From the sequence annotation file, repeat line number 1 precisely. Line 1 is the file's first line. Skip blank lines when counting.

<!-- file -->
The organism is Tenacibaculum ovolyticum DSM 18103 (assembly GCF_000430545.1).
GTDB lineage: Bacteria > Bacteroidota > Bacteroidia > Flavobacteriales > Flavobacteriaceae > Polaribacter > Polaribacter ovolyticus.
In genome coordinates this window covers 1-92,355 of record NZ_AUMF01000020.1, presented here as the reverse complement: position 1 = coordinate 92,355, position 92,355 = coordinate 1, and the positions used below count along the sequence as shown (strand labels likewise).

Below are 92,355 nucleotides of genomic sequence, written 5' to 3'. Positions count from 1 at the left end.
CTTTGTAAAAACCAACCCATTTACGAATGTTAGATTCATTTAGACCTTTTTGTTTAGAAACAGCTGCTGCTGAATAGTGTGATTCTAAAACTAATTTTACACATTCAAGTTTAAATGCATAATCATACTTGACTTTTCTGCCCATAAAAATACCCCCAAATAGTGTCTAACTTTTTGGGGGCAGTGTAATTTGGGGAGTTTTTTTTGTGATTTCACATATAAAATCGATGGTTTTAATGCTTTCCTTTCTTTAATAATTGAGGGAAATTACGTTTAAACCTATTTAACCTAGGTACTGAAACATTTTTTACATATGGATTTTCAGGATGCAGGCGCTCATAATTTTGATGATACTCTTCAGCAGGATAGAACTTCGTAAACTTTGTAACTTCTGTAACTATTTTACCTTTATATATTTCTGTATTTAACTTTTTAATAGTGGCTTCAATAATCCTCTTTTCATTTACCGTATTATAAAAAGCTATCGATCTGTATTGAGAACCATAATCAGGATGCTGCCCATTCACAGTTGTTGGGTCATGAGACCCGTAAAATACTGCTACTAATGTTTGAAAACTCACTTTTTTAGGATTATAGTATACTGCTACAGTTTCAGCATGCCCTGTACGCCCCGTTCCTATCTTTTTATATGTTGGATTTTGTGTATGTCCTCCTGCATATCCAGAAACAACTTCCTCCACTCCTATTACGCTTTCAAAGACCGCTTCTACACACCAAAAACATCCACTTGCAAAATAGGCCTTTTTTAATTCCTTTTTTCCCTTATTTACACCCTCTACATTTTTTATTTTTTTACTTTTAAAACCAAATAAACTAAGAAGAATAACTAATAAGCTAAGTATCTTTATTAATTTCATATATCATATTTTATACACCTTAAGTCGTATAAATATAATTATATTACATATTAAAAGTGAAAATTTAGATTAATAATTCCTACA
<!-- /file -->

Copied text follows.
The organism is Tenacibaculum ovolyticum DSM 18103 (assembly GCF_000430545.1).